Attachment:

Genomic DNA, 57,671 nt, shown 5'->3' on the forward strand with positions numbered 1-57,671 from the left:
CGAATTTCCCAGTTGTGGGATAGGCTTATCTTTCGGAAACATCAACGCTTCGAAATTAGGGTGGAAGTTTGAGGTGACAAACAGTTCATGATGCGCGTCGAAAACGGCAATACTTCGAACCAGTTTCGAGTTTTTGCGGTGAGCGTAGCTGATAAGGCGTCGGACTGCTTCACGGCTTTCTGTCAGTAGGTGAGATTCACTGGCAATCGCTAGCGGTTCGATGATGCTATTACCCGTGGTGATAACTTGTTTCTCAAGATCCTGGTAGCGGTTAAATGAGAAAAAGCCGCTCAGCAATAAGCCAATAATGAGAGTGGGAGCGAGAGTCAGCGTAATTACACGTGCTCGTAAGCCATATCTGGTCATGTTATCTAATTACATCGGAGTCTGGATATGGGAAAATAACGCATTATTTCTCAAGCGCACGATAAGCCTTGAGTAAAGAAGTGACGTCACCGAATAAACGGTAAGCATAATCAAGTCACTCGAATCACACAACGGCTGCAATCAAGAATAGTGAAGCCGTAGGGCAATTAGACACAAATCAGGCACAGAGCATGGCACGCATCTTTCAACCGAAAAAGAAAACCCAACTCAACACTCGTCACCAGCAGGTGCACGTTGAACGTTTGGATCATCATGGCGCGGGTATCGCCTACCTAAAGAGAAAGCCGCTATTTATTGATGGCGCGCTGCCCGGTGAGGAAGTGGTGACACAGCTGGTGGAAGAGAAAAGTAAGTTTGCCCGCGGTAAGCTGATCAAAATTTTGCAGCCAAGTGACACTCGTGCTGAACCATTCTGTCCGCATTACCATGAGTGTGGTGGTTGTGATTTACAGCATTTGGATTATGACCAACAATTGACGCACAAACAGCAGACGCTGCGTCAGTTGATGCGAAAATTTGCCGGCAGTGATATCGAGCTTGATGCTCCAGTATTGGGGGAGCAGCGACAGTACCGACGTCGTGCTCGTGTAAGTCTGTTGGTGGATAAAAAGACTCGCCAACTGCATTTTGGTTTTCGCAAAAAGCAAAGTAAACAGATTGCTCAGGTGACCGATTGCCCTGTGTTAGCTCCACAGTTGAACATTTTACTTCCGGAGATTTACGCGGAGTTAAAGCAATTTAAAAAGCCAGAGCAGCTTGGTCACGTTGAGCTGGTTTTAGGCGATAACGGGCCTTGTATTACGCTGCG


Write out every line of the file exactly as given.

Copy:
Genomic DNA, 57,671 nt, shown 5'->3' on the forward strand with positions numbered 1-57,671 from the left:
CGAATTTCCCAGTTGTGGGATAGGCTTATCTTTCGGAAACATCAACGCTTCGAAATTAGGGTGGAAGTTTGAGGTGACAAACAGTTCATGATGCGCGTCGAAAACGGCAATACTTCGAACCAGTTTCGAGTTTTTGCGGTGAGCGTAGCTGATAAGGCGTCGGACTGCTTCACGGCTTTCTGTCAGTAGGTGAGATTCACTGGCAATCGCTAGCGGTTCGATGATGCTATTACCCGTGGTGATAACTTGTTTCTCAAGATCCTGGTAGCGGTTAAATGAGAAAAAGCCGCTCAGCAATAAGCCAATAATGAGAGTGGGAGCGAGAGTCAGCGTAATTACACGTGCTCGTAAGCCATATCTGGTCATGTTATCTAATTACATCGGAGTCTGGATATGGGAAAATAACGCATTATTTCTCAAGCGCACGATAAGCCTTGAGTAAAGAAGTGACGTCACCGAATAAACGGTAAGCATAATCAAGTCACTCGAATCACACAACGGCTGCAATCAAGAATAGTGAAGCCGTAGGGCAATTAGACACAAATCAGGCACAGAGCATGGCACGCATCTTTCAACCGAAAAAGAAAACCCAACTCAACACTCGTCACCAGCAGGTGCACGTTGAACGTTTGGATCATCATGGCGCGGGTATCGCCTACCTAAAGAGAAAGCCGCTATTTATTGATGGCGCGCTGCCCGGTGAGGAAGTGGTGACACAGCTGGTGGAAGAGAAAAGTAAGTTTGCCCGCGGTAAGCTGATCAAAATTTTGCAGCCAAGTGACACTCGTGCTGAACCATTCTGTCCGCATTACCATGAGTGTGGTGGTTGTGATTTACAGCATTTGGATTATGACCAACAATTGACGCACAAACAGCAGACGCTGCGTCAGTTGATGCGAAAATTTGCCGGCAGTGATATCGAGCTTGATGCTCCAGTATTGGGGGAGCAGCGACAGTACCGACGTCGTGCTCGTGTAAGTCTGTTGGTGGATAAAAAGACTCGCCAACTGCATTTTGGTTTTCGCAAAAAGCAAAGTAAACAGATTGCTCAGGTGACCGATTGCCCTGTGTTAGCTCCACAGTTGAACATTTTACTTCCGGAGATTTACGCGGAGTTAAAGCAATTTAAAAAGCCAGAGCAGCTTGGTCACGTTGAGCTGGTTTTAGGCGATAACGGGCCTTGTATTACGCTGCG